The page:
For centuries before the Treaty of Union in 1707, Scotland had a distinct constitutional tradition. And, within an independent Scotland, we could reconnect with that tradition by developing that written constitution to enshrine political and civil rights, as well as some important economic and social rights – like the right to a free education or the right for every young person to be offered a job or training.

The constitution would therefore be developed by a popular sovereignty that is the hallmark of our democracy.

And, there would be many other areas too where we would look to the people of Scotland to shape the kind of country they want to live in.

Last month, the Culture Secretary set out a vision for a flourishing culture within an independent Scotland.

Again, the vision was inclusive.

And, the will be more of these visions, published over the weeks and months ahead.

To me, this is precisely where the debate about independence should be.

It should not be about getting caught up in every single element of detail or process.

And, neither should it be a never-ending ping pong process from either side about what we will or won’t be able to do with independence.

Crucially, those who have opposed independence so far have failed to provide an inspiring alternative.

Even creating a dystopian vision of an independent Scotland has been beyond them.

There is just a gap where nothing will be.

At best, they say that this is as good as it gets, and that we should be thankful for it.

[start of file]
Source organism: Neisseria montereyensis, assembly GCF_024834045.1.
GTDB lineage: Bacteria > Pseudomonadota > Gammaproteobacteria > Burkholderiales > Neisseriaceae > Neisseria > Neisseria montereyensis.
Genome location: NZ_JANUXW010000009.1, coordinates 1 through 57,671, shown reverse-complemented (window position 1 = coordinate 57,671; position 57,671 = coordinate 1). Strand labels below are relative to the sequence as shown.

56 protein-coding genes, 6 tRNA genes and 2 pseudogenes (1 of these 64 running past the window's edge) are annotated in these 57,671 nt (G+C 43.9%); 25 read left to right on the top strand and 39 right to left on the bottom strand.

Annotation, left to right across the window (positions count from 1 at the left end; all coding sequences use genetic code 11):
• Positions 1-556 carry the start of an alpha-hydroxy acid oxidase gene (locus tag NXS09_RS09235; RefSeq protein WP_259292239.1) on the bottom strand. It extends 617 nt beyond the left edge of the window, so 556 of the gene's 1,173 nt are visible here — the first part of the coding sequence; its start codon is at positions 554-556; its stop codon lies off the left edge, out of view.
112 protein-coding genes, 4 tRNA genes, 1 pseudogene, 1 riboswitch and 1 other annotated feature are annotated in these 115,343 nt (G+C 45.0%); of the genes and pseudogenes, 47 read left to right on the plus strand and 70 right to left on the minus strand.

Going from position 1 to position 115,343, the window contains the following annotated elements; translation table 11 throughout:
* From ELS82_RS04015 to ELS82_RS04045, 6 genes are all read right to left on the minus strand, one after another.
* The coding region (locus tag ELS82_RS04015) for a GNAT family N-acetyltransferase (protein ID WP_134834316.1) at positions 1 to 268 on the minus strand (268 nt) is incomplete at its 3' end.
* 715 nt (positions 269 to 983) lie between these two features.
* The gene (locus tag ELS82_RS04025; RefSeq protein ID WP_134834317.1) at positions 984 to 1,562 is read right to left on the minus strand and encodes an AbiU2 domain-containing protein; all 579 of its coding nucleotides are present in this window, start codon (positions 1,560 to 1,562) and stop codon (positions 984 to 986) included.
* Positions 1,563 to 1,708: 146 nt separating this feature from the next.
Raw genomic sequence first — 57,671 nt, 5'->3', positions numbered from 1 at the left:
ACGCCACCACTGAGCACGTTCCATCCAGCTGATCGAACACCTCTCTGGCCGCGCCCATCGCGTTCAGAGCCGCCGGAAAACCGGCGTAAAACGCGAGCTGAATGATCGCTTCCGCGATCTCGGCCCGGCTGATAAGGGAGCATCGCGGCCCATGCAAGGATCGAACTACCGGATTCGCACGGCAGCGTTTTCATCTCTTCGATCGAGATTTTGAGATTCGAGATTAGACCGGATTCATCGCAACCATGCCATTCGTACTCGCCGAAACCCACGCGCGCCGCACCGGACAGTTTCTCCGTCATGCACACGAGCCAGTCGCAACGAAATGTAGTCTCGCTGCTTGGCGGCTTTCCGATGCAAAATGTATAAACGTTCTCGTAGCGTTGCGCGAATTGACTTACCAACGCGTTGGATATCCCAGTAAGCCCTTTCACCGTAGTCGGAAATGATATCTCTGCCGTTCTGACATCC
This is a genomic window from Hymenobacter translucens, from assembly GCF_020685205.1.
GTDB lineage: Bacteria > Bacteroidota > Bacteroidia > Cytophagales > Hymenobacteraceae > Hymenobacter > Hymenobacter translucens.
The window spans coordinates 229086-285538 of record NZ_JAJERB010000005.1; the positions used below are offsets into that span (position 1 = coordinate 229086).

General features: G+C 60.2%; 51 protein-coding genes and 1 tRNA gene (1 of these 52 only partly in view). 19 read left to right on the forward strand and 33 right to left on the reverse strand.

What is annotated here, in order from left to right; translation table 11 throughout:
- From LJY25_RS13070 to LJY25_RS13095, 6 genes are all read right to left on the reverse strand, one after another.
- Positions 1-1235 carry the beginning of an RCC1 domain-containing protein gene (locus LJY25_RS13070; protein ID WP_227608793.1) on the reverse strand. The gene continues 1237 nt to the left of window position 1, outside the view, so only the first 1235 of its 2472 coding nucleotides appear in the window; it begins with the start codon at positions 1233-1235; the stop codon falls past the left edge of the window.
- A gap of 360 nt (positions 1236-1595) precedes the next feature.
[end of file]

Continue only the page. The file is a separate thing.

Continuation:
Where they can, of course, they try to sabotage the idea of independence.

In this respect, the work of the academic and business guru, John Kotter, is perhaps instructive.

In a 2010 work with Lorne Whitehead, Kotter tells us that, typically, there are four ways to kill a good idea:

  • By fear mongering – scaring others into believing that the good idea is too risky to pursue;
  • By delaying – with never-ending questions so that the idea eventually peters out;
  • By confusing – the idea with a stream of irrelevant facts and questions; and, finally,
  • By ridicule – by character assassination of those proposing the good idea

Far be it from me to suggest that the current naysayers to independence are taking instruction from Kotter and Whitehead.

But, they are following this pattern – and, it is unremittingly negative.

They are trying to kill off the possibility of having a balanced and realistic debate about Scotland’s future.

I believe that a vision of utopia will beat that negative view.

So, without having to look at business management manuals, I know that my own job as a nationalist politician is to keep reaching for the unreachable.

To show what we must do to become a better nation.

To remind others of what our history and our instincts teach us.

That, together, we must continue in our toil for the common weal of Scotland.

Conclusion

Ladies and gentlemen.

When, at the height of the industrial revolution, Robert Owen wanted to change the unjust and inhumane rules governing child labour, he too met with naysayers, delayers and doubters.

Self-interests prevailed. The status quo was preserved. And, the UK government showed that it could be as intractable then as it continues to be now.

But, it didn’t last.

Owen’s vision eventually won through.

And, so too will ours.

When the people of Scotland go to the polls on 18 September next year, I hope that we will have won the argument.

I hope that the people of Scotland will be joined in a citizenship which dares to imagine a better future rather than fearing what it will bring.

I think that the opportunity will be seized by this generation and not lost.

All the signs are that Scotland’s time is coming.

Our journey for self-determination that has been three centuries in the making is now finally coming to a conclusion.

And, together, I trust that – when faced with the choice – the people of this great nation will say yes to a better future and yes to independence, and yes to their vision of the utopia in which they want to live.